Page 5 SPACEPORT NEWS February 18, 2005 re in Operations and Checkout facilityDURING THE Environmental Microbiology Lab Open House, Randy Sumner (left), lead microbiologist with Bionetics Corp., talks about the new facility with Paul Hintze, a National Academie fellowship scientist working with ASRC, and Dr. Kenneth Cohen, a research physiologist with Bionetics Corp. SINCE THE Apollo days, the EML was located in the BioAstronautics Operation and Support building on Cape Canaveral Air Force Station. However, the lab recently relocated to the Operations and Checkout Building. The move is part of NASA's plan to combine all of the flightsupport labs into one area. LEAD MICROBIOLOGIST Randy Sumner(left) with Bionetics project director Jerry Moyer discuss uses of the SCAN RDI machine. MEDICAL TECHNOLOGIST Juan Melendez explains the daily operation of the drinking water lab to Catherine DiBiasi and Joe Benjamin.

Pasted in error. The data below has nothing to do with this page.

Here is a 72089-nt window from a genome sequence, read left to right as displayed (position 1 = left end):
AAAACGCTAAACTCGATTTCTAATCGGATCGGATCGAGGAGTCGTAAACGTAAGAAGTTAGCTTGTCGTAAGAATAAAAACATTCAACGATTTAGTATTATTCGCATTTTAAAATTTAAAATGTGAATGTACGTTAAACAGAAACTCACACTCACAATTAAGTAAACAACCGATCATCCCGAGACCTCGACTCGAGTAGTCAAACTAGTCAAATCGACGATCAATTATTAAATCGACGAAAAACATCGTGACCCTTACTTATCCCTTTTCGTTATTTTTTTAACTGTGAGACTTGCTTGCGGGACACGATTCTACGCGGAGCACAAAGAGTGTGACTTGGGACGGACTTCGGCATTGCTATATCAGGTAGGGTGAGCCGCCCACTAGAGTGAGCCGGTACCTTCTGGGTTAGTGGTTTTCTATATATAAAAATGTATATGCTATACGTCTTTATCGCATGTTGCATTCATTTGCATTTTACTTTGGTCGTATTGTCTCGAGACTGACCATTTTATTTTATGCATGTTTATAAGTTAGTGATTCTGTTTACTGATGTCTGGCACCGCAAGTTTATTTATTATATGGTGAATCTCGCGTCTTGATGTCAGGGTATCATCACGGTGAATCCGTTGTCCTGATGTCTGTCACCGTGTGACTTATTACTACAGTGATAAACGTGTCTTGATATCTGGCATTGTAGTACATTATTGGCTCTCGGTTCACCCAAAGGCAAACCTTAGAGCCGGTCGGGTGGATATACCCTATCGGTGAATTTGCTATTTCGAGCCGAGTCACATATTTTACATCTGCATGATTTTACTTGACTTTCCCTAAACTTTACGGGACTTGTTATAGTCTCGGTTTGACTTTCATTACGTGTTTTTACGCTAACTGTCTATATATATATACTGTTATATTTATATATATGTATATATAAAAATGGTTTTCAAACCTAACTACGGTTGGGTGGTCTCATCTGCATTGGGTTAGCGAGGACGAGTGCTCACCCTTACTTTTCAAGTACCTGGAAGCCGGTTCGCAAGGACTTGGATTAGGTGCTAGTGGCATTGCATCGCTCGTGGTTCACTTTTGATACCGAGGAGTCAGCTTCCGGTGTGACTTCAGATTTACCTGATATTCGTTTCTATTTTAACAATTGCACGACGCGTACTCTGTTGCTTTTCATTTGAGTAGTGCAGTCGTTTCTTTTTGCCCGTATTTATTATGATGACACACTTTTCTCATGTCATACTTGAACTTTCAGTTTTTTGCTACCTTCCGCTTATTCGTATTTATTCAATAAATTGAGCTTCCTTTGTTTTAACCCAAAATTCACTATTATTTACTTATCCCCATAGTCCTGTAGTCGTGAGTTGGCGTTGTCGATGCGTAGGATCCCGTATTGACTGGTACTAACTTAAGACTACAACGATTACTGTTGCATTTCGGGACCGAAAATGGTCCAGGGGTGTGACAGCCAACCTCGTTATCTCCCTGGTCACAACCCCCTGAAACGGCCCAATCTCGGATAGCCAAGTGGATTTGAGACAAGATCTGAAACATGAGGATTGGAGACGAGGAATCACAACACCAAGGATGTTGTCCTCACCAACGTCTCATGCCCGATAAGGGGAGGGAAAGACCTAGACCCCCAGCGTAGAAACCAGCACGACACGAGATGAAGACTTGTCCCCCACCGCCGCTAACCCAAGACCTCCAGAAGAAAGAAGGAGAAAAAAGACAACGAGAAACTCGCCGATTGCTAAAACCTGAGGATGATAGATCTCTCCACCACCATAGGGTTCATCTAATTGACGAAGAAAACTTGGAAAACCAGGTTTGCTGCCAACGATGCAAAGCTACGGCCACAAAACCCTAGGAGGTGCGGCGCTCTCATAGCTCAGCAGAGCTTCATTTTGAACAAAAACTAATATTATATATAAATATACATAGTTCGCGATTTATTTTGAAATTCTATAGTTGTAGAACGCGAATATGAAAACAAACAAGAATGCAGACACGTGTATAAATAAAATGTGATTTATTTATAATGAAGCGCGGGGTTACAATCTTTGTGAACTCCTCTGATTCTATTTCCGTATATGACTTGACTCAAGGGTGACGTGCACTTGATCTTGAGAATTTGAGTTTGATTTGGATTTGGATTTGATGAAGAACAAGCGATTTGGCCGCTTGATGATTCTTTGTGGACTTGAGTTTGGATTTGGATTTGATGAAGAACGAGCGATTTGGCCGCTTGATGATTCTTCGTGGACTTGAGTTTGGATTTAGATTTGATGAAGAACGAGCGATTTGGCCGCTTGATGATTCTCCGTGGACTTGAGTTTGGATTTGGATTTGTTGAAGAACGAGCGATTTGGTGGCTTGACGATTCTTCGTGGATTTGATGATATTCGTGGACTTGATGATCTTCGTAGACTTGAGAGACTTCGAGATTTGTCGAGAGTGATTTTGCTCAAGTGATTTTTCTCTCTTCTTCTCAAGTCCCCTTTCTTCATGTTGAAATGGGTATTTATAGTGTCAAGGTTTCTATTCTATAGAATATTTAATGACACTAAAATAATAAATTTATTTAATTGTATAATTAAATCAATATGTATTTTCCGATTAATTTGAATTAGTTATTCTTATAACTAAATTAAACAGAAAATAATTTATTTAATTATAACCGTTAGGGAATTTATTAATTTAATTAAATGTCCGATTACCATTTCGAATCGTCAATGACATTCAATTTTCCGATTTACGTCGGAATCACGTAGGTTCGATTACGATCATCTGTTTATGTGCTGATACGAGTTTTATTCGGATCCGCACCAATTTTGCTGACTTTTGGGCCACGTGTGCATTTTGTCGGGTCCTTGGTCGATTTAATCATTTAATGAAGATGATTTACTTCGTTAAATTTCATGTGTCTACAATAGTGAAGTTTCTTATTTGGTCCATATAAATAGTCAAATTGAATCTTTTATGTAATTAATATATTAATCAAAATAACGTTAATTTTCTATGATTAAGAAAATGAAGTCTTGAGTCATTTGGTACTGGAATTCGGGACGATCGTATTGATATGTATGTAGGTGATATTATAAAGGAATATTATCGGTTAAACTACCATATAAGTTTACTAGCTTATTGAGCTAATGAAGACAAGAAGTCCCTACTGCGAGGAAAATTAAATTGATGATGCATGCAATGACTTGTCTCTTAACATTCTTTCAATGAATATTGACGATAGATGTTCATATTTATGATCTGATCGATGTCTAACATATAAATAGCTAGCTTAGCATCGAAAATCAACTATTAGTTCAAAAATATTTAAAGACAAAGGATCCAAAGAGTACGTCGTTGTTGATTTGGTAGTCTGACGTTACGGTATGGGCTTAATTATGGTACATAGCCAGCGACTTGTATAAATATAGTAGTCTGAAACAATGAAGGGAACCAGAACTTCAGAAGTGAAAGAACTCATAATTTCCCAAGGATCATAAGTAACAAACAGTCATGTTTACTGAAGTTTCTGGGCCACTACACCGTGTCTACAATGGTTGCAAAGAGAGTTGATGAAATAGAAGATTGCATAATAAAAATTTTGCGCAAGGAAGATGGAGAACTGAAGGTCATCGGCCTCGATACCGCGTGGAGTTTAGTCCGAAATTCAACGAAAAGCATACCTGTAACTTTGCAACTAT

Page 6 SPACEPORT NEWS February 18, 2005A NASA Explorer School from Kennedy Space Centers district recently won the Space Exploration Video Festival at the 1st Space Exploration Conference in Orlando. McNair High School in Dekalb County, Ga., won the Lockheed Martin-sponsored festival that ran Jan. 29 through Feb. 2 at Walt Disney Worlds Contemporary Hotel. For the competition, the students produced a three-minute video demonstrating why space and space exploration is important. The scoring criteria in-KSC Explorer School wins award at space conferencecluded the ability to capture the theme, creativity and technical merit. The video had to be original and created by the team of students. The award for the firstplace team included a trip to Orlando for the conference where its members would present their video, round-trip airfare, hotel accommodations, Disney Park Hopper Passes, a tour of KSC, an evening of entertainment at Disneys Epcot and a $500 U.S. savings bond to McNair High School.AT THE 1st Space Exploration Conference, the NASA Explorer School team from McNair High School receives the Space Exploration Video Festival award sponsored by Lockheed Martin. Standing with the awards (from left to right) are Trenten Nash, Theo Maxie and Daniel Jackson. Presenting the awards were John Karas (left) with Lockheed, and Adm. Craig Steidle (right), associate administrator of the Office of Exploration Systems at NASA.Four university teams have been selected as finalists to proceed to the next phase of a competition aimed at advancing NASAs plans for lunar and Mars exploration. Teams from the Colorado School of Mines, Florida Institute of Technology, Massachusetts Institute of Technology and Purdue University in Indiana are being challenged in the In-Situ Resource Utilization (ISRU) University Design Competition. They must develop innovative concepts to demonstrate the feasibility of using lunar regolith (unconsolidated material that overlies bedrock) as a source forDesign competition to aid Vision for Space Explorationoxygen, water and other commodities necessary for lunar exploration and research operations. Congratulations to the four talented teams selected to participate in the ISRU Design Competition, said Florida Lt. Gov. Toni Jennings. Universitybased research, development and design are key to the success of our nations Vision for Space Exploration. I applaud the Florida Space Research Institute, NASA and the Florida Space Grant Consortium for facilitating this exciting program, helping to prepare our nations brightest minds for successful careers in space. Under a partnership with Lockheed Martin Corp., representatives of each team participated in the 1st Space Exploration Conference at Disneys Contemporary Resort Jan. 30 Feb. 1. FSRI executive director Sam Durrance and NASA representatives presented a check for $12,000 to each team during the conferences opening ceremony. The funds will support the continued design efforts of the teams, leading to the selection of winning designs in April. The winning concepts may ultimately be included aboard a NASA robotic lander or rover being considered for launch early in the next decade to a permanently shadowed crater at the lunar pole. NASAs Kennedy Space Center and Johnson Space Center in Houston are co-sponsoring the competition with FSRI and the Florida Space Grant Consortium under the space agencys Regolith and Environment Science @ Oxygen and Lunar Volatile Extraction (RESOLVE) project.STUDENTS FROM one of NASA's Explorer Schools, Stewart Middle School in Tampa, pose for a photo with other guests visiting the Museum of Science and Industry (MOSI) in Tampa. At left, in the back row, are former astronaut Dan Brandenstein, current vice president of Consolidated Space Operations Centers, and KSC Deputy Director Dr. Woodrow Whitlow Jr. In the center is Ronte Smith, southeast regional sales manager for General Motors, and Gail Rymer, with Lockheed Martin. On the right are Dr. Adena Williams Loston, chief education officer at NASA Headquarters, and Wit Ostrenko, president of MOSI. The MOSI is featuring the space exhibits "Space: A Journey to Our Future," an extraordinary, interactive exhibition designed to entertain, educate and inspire; and "SPACE STATION," the first cinematic journey to the International Space Station in which audiences can experience for themselves life in zero gravity aboard the Station.Space exhibit opens in Tampa museum